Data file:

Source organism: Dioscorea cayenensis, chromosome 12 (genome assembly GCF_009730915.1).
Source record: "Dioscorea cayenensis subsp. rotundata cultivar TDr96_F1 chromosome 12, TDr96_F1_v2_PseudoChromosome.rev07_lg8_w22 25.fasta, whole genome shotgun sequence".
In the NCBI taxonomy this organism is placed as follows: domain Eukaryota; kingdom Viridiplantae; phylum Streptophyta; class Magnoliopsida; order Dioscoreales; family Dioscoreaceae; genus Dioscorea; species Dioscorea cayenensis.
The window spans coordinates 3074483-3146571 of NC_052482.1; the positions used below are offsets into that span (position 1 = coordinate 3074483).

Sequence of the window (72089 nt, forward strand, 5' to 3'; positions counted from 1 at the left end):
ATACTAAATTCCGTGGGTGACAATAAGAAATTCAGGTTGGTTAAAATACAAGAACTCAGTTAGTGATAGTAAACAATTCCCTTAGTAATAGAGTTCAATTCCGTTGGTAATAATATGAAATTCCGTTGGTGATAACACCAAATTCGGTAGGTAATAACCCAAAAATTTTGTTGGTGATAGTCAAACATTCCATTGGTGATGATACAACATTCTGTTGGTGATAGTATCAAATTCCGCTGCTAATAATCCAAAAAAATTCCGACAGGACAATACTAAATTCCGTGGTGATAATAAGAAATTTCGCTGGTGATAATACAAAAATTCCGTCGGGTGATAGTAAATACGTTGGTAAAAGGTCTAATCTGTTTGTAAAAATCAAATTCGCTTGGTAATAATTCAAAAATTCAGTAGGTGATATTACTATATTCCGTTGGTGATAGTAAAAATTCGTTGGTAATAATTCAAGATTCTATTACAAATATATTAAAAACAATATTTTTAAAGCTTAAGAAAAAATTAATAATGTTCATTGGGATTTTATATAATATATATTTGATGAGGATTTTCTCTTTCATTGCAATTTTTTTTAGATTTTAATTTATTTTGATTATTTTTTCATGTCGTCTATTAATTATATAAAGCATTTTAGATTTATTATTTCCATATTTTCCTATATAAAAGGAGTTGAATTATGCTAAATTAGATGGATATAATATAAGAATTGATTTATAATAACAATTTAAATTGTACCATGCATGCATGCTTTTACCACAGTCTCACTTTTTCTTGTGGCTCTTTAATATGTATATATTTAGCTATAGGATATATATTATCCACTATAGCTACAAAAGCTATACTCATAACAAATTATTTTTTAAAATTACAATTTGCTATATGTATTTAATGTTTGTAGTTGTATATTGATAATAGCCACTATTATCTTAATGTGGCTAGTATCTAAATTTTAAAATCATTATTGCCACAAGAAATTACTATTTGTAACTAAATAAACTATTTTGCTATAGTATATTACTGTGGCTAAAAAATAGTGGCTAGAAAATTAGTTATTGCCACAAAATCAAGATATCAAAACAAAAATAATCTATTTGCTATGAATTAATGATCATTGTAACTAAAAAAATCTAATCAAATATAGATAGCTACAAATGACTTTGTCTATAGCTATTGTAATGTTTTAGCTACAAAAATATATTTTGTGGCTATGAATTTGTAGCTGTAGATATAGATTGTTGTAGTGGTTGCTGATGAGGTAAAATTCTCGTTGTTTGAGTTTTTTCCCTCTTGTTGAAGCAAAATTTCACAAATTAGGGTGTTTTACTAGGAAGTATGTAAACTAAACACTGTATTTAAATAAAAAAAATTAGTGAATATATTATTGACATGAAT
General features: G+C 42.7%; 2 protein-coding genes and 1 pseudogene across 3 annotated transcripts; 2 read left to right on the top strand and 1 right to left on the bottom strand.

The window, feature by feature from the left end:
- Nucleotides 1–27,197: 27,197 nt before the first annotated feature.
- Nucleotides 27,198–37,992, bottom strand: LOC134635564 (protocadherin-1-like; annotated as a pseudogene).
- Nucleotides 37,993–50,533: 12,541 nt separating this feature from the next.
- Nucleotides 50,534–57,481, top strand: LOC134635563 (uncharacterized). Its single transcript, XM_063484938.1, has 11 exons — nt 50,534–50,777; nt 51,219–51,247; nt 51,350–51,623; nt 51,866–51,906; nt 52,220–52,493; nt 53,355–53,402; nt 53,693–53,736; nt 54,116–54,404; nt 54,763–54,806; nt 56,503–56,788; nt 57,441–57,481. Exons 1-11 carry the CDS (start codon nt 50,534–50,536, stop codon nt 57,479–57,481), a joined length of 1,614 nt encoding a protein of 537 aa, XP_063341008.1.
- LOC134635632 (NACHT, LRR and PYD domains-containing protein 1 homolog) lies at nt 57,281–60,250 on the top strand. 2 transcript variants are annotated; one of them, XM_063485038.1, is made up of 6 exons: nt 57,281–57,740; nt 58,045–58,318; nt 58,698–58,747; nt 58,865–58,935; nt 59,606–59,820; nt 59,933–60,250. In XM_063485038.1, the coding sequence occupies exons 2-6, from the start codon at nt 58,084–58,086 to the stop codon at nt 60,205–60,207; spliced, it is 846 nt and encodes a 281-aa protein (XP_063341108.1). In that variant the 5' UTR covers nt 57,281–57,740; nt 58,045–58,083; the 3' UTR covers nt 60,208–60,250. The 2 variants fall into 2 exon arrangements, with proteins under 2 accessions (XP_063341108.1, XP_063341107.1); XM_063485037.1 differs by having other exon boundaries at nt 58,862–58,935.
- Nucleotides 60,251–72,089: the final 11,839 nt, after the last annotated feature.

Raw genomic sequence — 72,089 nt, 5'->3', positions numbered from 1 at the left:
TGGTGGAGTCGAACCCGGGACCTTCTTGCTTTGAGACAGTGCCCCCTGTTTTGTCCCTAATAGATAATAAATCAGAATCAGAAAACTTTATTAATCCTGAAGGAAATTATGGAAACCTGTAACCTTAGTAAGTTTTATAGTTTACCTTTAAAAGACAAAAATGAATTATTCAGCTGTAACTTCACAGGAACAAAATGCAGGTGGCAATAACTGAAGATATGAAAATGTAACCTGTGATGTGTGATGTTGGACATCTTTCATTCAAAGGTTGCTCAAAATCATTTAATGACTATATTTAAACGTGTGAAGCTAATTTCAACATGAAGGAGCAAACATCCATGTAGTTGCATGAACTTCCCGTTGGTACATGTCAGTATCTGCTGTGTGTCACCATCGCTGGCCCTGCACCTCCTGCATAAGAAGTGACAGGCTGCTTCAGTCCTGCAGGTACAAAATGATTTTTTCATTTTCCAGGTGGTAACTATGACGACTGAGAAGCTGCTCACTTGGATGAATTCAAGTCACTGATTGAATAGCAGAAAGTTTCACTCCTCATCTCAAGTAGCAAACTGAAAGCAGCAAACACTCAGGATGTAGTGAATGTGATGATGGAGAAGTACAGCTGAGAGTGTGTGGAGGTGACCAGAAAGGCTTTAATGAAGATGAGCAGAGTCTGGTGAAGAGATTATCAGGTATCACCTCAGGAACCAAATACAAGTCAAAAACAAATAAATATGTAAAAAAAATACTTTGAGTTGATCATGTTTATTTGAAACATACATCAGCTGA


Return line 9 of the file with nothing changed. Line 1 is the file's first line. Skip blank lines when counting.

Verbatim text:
- Nucleotides 1–27,197: 27,197 nt before the first annotated feature.